Three leadership myths to avoid
Bradley was failing, and failing badly.
Not only did the members of his team avoid him in the lunchroom and never stop by to say “good morning,” they had begun taping a target to his back every day and everyone had signed up for archery lessons. Bradley’s leadership style just wasn’t working.
Unfortunately, Bradley’s core problem was that he suffered from several leadership myths he’d picked up from pop culture. Like many of us, he didn’t have any formal training in leadership so his beliefs came mostly from watching movies. Leadership to Bradley was square-jawed men taking on insurmountable odds, rallying the troops with award-winning speeches, and humbly waiting for passionate kisses from pretty co-stars. Bradley thought he was prepared to be a great leader because though he didn’t have a square jaw and no one had tried to kiss him in years, he had been practicing his motivational speeches in the mirror. He had worked up his volume to “passing car with the bass too loud” level, and he could spew out all of the latest leadership buzzwords without spitting too much. But somehow it just wasn’t working.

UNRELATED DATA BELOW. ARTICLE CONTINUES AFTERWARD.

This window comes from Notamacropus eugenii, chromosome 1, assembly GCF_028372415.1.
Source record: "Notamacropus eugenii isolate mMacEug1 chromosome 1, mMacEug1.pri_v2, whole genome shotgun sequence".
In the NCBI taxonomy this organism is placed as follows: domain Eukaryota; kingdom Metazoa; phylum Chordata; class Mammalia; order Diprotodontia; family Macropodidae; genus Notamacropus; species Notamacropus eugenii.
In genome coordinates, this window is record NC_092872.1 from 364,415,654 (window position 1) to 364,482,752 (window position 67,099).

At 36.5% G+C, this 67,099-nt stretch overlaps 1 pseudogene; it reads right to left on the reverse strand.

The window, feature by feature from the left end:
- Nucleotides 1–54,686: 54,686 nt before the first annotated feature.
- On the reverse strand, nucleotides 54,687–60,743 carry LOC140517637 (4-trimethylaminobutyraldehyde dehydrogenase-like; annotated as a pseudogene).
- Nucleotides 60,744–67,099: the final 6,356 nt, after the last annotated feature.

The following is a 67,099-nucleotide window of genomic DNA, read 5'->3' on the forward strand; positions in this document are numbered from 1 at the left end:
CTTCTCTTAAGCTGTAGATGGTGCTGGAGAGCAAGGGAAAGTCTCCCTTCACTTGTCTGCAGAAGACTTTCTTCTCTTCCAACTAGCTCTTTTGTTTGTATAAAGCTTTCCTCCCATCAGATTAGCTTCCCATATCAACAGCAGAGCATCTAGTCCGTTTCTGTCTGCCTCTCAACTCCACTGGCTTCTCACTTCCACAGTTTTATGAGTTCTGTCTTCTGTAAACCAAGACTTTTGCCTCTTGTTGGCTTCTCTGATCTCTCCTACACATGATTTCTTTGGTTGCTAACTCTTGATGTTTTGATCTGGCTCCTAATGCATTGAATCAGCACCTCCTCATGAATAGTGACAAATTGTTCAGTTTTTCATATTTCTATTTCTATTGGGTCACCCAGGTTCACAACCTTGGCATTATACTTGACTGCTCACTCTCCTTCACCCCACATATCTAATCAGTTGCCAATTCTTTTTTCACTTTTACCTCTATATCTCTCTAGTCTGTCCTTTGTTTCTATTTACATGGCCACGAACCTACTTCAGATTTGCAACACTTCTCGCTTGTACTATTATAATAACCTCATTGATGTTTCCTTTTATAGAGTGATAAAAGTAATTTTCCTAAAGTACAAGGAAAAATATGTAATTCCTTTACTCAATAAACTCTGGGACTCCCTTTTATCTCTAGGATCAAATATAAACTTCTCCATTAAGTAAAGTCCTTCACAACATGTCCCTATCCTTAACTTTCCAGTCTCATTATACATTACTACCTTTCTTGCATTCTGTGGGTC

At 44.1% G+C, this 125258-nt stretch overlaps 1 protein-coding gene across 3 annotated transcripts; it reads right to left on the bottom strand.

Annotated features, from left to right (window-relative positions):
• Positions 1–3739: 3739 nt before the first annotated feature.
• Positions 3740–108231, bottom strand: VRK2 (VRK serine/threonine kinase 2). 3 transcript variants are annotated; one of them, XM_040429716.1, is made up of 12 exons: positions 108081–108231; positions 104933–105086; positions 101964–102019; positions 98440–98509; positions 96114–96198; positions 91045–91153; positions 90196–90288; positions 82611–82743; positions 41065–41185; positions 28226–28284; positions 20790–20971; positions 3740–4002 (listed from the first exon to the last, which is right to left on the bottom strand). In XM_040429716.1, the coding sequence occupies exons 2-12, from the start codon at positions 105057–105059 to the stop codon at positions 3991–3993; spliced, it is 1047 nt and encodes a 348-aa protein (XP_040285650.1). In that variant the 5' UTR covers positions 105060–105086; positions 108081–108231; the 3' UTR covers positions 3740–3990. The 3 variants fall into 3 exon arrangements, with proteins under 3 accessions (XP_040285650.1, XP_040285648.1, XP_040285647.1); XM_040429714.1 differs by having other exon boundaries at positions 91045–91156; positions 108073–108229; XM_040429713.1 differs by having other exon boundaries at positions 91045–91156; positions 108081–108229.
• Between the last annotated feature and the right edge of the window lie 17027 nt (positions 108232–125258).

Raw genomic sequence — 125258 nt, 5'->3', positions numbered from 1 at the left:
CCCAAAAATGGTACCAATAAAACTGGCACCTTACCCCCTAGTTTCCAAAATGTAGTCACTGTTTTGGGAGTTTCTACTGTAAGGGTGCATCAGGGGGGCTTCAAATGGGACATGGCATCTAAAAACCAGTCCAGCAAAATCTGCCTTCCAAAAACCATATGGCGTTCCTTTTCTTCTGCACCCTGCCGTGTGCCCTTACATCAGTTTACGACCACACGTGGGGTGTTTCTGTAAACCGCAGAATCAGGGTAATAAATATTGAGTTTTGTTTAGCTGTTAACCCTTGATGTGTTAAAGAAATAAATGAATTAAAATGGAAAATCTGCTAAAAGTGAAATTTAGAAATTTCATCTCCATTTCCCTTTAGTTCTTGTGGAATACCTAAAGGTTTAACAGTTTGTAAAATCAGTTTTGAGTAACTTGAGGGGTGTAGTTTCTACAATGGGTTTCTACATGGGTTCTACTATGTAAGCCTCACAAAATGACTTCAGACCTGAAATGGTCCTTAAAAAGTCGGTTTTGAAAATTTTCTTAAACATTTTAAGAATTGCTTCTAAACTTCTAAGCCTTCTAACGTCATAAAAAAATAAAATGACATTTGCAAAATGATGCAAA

What Bradley didn’t realize was that his ailments were completely fixable. They are pretty common today. Perhaps you’ve seen these leadership myths in your workplace:
1. The Myth of Omnipotence
This shouldn’t be confused with the “myth of ominipresence” (the power to be everywhere) or the “myth of omniplexes” (the power to watch all of the movies in a theater on only one ticket). The myth of omnipotence is thinking you can tell anyone on the team to do practically anything and they’re going to just hop to it, with a grin and a nod and a comment that means “You got it, boss. I’d walk through fire for you.”
It might happen in the movies but we know in reality a brand new leader doesn’t automatically get enthusiastic cooperation. He or she more often gets quiet acceptance, or perhaps begrudging compliance. Building cooperation and energetic participation requires time and careful nurturing in the real world. You might have to listen to a co-worker tell that unfunny story about their nephew’s brief stint with the Ice Capades. You might have to not get your way a few times in order to “collaborate” with your team. Real humans don’t give blind obedience because of someone’s position in an organizational chart. And leaders can’t alienate people, even if they do suspect some of them might be possessed by aliens.
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